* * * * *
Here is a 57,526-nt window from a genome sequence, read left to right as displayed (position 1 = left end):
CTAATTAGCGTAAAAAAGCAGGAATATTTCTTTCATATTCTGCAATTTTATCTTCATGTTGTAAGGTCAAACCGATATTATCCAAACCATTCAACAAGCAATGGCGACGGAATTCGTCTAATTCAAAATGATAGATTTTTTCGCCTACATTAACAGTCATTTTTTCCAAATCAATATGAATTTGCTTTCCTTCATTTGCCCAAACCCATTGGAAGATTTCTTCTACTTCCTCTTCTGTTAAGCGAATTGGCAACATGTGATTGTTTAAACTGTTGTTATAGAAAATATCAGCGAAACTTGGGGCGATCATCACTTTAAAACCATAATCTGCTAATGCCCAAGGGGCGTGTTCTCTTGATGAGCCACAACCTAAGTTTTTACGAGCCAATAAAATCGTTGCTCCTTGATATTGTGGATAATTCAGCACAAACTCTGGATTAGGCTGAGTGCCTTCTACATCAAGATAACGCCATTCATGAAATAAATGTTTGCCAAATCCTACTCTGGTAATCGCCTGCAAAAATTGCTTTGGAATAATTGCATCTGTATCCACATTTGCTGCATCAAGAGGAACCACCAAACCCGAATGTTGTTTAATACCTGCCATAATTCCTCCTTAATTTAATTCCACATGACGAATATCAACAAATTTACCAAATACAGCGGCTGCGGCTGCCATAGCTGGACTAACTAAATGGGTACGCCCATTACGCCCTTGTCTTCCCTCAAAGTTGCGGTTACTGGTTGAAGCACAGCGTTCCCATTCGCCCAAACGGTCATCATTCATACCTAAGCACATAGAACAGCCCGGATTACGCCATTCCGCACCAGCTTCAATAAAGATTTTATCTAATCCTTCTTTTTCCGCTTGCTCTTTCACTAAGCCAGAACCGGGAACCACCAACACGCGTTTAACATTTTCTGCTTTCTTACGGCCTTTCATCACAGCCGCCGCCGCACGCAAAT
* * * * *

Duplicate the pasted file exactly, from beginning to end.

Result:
Here is a 57,526-nt window from a genome sequence, read left to right as displayed (position 1 = left end):
CTAATTAGCGTAAAAAAGCAGGAATATTTCTTTCATATTCTGCAATTTTATCTTCATGTTGTAAGGTCAAACCGATATTATCCAAACCATTCAACAAGCAATGGCGACGGAATTCGTCTAATTCAAAATGATAGATTTTTTCGCCTACATTAACAGTCATTTTTTCCAAATCAATATGAATTTGCTTTCCTTCATTTGCCCAAACCCATTGGAAGATTTCTTCTACTTCCTCTTCTGTTAAGCGAATTGGCAACATGTGATTGTTTAAACTGTTGTTATAGAAAATATCAGCGAAACTTGGGGCGATCATCACTTTAAAACCATAATCTGCTAATGCCCAAGGGGCGTGTTCTCTTGATGAGCCACAACCTAAGTTTTTACGAGCCAATAAAATCGTTGCTCCTTGATATTGTGGATAATTCAGCACAAACTCTGGATTAGGCTGAGTGCCTTCTACATCAAGATAACGCCATTCATGAAATAAATGTTTGCCAAATCCTACTCTGGTAATCGCCTGCAAAAATTGCTTTGGAATAATTGCATCTGTATCCACATTTGCTGCATCAAGAGGAACCACCAAACCCGAATGTTGTTTAATACCTGCCATAATTCCTCCTTAATTTAATTCCACATGACGAATATCAACAAATTTACCAAATACAGCGGCTGCGGCTGCCATAGCTGGACTAACTAAATGGGTACGCCCATTACGCCCTTGTCTTCCCTCAAAGTTGCGGTTACTGGTTGAAGCACAGCGTTCCCATTCGCCCAAACGGTCATCATTCATACCTAAGCACATAGAACAGCCCGGATTACGCCATTCCGCACCAGCTTCAATAAAGATTTTATCTAATCCTTCTTTTTCCGCTTGCTCTTTCACTAAGCCAGAACCGGGAACCACCAACACGCGTTTAACATTTTCTGCTTTCTTACGGCCTTTCATCACAGCCGCCGCCGCACGCAAAT